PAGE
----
I returned to my pickup, shivering from the cold, but more from the experience! I gave a quick scan through my photos I’d just taken. As I suspected, many of them were pretty darned blurry, probably due to my shaking hands! But I had a couple that at least were clearly recognizable as a Whooping Crane. I headed back down the gravel road to the highway, and thought I’d give one more look for the bird. It didn’t take long to find him. He’d landed in a small flooded grassy area between the highway and the river, and stood out like a sore thumb. Again, it was quite a ways out, but closer than the encounter in the corn field. I pulled over on the side of the highway, moved over to my passenger seat closest to where the bird was, and…ended up sitting there for an hour!

For an hour, the Whooping Crane stayed in the same tiny wet spot, surrounded by Blue-winged Teal, Northern Pintails, and other ducks that were using the spot. He was certainly relaxed and not worried about my presence on the road (probably 200+ yards away?), nor the passing cars. I felt a little odd seeing the cars that were passing me every minute or so. HEY, I wanted to shout…WHOOPING CRANE!! ONCE-IN-A-LIFETIME EXPERIENCE HERE! COME LOOK!! But no one else seemed to care about the Whooping Crane, or the bird nut sitting in the passenger seat with his camera and binoculars trained on the bird for an hour. I casually switched between trying to grab some more long-distance photos, and simply watching the bird through the binoculars.

Finally, I realized I needed to get going or I was going to be late for my conference. When I left (around 9:00 AM), the bird was still hanging out in the same wetland by the river. I never saw any other bird it tried to associate with…no other Whooping Cranes, no Sandhill Cranes around. I saw no bands on its legs, so I assumed this was a wild born bird. It seemed perfectly healthy and happy, flying around and foraging on the ground with no problems.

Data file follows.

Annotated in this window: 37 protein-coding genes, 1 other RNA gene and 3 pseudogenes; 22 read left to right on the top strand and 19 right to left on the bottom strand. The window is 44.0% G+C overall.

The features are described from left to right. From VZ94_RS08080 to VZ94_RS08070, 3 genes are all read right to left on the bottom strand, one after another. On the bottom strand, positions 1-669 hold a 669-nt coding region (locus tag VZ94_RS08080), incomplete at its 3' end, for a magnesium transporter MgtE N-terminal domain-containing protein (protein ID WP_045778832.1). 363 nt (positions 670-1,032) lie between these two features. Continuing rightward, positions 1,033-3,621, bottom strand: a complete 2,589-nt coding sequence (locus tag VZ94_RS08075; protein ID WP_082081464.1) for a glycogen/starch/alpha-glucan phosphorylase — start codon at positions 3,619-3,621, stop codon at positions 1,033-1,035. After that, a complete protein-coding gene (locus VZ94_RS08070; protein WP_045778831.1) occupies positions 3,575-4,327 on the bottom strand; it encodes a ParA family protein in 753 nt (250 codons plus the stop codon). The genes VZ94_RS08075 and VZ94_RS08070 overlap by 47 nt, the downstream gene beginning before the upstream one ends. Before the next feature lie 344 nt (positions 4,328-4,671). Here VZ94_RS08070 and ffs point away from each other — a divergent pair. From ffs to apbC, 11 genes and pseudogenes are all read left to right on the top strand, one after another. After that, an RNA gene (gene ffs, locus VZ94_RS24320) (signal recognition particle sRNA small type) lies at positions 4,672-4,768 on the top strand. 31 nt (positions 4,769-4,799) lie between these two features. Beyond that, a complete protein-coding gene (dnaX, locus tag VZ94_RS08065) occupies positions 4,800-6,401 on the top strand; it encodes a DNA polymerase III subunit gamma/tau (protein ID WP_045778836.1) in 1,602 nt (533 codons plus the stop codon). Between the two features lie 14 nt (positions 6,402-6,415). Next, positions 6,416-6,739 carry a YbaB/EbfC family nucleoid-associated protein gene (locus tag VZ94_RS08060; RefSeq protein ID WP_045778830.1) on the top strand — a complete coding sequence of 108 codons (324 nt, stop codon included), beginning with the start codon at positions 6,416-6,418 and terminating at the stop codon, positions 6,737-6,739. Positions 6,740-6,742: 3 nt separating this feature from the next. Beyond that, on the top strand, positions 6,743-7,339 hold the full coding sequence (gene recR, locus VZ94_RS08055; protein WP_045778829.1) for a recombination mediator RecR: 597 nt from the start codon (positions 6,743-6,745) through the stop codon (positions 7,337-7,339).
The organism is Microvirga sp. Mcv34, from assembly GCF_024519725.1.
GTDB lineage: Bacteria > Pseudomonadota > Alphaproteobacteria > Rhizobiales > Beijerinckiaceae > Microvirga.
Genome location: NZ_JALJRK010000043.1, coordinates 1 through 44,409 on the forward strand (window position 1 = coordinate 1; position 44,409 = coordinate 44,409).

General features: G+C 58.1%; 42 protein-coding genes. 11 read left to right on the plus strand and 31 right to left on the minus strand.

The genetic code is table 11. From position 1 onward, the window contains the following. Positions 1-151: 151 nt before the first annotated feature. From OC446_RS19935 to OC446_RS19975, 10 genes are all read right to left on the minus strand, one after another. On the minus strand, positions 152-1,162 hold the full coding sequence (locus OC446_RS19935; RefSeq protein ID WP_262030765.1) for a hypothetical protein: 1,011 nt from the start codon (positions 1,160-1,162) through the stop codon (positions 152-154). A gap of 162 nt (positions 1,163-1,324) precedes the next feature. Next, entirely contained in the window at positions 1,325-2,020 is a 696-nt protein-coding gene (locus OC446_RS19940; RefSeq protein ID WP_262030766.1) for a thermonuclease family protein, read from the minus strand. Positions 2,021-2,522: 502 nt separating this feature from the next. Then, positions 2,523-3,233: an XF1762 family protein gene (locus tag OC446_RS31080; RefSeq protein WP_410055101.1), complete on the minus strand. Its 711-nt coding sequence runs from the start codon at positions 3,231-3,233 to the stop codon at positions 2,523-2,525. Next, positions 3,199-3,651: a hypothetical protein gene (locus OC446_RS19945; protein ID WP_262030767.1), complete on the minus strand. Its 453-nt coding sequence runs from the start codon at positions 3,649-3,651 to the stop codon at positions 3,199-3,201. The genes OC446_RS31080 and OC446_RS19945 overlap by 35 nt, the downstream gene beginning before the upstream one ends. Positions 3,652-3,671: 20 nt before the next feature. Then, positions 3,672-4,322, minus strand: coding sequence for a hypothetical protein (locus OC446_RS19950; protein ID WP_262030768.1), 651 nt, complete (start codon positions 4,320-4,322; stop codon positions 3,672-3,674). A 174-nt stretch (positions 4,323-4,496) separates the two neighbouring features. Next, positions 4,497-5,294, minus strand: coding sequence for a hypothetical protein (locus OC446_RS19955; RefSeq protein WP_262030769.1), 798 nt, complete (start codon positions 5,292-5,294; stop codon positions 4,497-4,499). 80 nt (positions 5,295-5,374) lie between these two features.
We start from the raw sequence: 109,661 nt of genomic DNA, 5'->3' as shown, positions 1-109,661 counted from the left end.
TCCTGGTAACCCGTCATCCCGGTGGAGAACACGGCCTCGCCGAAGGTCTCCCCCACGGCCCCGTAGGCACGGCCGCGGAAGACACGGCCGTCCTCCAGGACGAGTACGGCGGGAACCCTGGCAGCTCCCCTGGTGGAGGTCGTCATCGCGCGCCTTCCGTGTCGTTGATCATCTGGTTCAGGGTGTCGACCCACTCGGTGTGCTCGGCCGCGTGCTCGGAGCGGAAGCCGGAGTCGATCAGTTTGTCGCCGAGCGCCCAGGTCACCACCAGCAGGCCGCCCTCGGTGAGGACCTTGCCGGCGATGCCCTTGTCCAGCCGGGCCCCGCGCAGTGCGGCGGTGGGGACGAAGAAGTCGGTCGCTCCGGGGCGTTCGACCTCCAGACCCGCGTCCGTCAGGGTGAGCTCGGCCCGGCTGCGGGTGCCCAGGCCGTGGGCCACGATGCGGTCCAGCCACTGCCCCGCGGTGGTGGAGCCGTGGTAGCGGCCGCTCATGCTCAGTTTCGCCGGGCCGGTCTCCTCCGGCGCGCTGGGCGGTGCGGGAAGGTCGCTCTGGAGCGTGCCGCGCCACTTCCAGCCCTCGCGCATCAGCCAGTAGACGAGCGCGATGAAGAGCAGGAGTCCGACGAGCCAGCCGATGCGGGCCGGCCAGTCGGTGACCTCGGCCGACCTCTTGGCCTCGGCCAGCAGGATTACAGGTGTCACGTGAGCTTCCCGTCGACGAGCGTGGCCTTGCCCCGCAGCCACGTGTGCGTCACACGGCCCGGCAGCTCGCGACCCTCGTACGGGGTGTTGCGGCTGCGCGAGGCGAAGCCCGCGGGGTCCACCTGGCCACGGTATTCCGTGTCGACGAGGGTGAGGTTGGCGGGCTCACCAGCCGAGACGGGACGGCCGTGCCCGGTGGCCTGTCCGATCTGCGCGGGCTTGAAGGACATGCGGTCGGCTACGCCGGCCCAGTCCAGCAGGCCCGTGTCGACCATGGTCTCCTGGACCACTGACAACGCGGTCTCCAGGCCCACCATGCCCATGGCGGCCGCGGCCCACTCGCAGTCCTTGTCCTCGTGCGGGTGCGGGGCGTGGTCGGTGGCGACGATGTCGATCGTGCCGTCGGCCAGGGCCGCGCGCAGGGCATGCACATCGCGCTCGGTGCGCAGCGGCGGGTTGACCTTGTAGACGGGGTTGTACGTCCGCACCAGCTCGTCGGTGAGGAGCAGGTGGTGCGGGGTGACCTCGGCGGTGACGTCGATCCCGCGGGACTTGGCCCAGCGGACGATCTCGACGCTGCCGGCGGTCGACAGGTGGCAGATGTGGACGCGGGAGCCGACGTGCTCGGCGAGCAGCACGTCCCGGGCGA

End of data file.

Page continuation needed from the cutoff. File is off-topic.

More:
Two hours in my life I certainly won’t forget! The “feature photo” at the top is by far the clearest photo I was able to get as the bird flew past after leaving the corn field and heading back towards the river. Below are more photos from the encounter.

Whooping Crane - Grus americana
Whooping Crane April 26th, 2019 Near Fort Thompson, South Dakota. This was the corn field where the bird initially landed. It ended up walking around this field for about half an hour while I watched from long distance (photo above is a significant crop from the original frame).
Whooping Crane - Grus americana
At one point while walking through the field, the Whooping Crane stopped and even from where I was I could hear the loud vocalization. It reminded me of our two cocker spaniels who love to howl when they hear a police siren…head straight up, very serious about the whole matter! The bird only gave a few honking whoops before walking around a bit more and getting ready to take flight.
Whooping Crane - Grus americana
And she’s off!! After half an hour in the corn field with the center pivot, here the Whooping Crane takes flight. Given it’s initial direction away from me and the river, I thought this was the last I’d see of it. However, shortly after it took off, it banked, and started heading back towards the river.
Whooping Crane - Grus americana
Same photo as the “feature” photo at the top, this is the closest I was to the bird during the two hour encounter, as it passed to my east and south as it headed back down towards the river. Not the sharpest photo in the world, and even this is a very significant crop as it was a decent distance out, but I will take a recognizable flight shot of a Whooping Crane ANY day!!